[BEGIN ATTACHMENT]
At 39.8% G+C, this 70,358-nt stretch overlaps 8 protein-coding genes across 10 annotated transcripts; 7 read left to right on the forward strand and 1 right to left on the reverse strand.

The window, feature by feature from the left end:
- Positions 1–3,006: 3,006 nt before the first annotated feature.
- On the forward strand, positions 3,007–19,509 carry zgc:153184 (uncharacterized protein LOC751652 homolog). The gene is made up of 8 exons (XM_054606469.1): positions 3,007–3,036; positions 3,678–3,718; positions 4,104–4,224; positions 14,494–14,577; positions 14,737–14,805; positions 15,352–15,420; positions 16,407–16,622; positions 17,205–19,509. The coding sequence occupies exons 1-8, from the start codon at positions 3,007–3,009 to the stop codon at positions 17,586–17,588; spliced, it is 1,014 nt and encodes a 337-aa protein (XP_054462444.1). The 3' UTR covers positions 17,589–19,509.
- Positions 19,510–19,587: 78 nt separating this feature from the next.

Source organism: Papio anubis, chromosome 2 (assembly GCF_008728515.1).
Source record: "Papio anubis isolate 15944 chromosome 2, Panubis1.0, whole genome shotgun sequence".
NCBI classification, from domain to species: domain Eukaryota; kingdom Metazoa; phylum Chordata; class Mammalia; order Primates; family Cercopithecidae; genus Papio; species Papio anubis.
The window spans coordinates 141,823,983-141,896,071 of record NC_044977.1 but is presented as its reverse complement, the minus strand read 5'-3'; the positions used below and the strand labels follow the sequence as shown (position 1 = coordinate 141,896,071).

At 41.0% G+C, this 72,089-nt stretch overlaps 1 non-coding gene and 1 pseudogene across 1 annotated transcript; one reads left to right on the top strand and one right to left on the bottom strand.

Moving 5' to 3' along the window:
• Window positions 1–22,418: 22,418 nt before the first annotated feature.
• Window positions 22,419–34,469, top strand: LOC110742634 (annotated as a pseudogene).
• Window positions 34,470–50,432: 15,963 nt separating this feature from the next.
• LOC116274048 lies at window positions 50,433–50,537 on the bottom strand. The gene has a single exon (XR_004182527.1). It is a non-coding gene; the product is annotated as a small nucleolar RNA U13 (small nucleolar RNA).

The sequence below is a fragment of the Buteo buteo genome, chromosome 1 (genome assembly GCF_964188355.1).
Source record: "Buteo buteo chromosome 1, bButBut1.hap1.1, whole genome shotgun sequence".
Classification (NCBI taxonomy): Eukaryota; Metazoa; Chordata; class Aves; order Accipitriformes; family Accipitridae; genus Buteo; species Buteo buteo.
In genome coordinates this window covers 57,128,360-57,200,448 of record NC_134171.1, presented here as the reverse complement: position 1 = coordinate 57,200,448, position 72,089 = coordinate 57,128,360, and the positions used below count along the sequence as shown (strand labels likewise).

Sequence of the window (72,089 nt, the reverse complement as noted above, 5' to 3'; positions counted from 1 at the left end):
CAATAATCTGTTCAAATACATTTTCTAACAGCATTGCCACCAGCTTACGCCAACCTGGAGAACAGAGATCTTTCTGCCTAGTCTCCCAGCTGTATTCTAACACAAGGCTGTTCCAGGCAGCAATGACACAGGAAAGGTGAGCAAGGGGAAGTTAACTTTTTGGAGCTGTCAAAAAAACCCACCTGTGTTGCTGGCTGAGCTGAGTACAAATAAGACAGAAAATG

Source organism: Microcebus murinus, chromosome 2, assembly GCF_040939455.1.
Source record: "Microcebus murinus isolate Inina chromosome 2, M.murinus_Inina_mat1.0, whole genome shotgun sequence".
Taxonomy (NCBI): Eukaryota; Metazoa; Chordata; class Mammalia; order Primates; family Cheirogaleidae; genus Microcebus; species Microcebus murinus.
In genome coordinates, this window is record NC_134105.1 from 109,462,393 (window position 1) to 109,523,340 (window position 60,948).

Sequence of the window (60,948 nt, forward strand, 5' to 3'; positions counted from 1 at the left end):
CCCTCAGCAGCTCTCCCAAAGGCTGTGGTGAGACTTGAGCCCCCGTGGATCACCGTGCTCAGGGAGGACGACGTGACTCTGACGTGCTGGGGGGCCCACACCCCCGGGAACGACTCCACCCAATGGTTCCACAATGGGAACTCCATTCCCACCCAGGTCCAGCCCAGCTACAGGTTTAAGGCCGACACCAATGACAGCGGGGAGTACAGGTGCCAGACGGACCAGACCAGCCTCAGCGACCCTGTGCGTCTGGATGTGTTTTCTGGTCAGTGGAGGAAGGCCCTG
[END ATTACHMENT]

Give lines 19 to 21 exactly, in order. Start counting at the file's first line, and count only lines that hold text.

In genome coordinates this window covers 57,128,360-57,200,448 of record NC_134171.1, presented here as the reverse complement: position 1 = coordinate 57,200,448, position 72,089 = coordinate 57,128,360, and the positions used below count along the sequence as shown (strand labels likewise).

Sequence of the window (72,089 nt, the reverse complement as noted above, 5' to 3'; positions counted from 1 at the left end):
CAATAATCTGTTCAAATACATTTTCTAACAGCATTGCCACCAGCTTACGCCAACCTGGAGAACAGAGATCTTTCTGCCTAGTCTCCCAGCTGTATTCTAACACAAGGCTGTTCCAGGCAGCAATGACACAGGAAAGGTGAGCAAGGGGAAGTTAACTTTTTGGAGCTGTCAAAAAAACCCACCTGTGTTGCTGGCTGAGCTGAGTACAAATAAGACAGAAAATG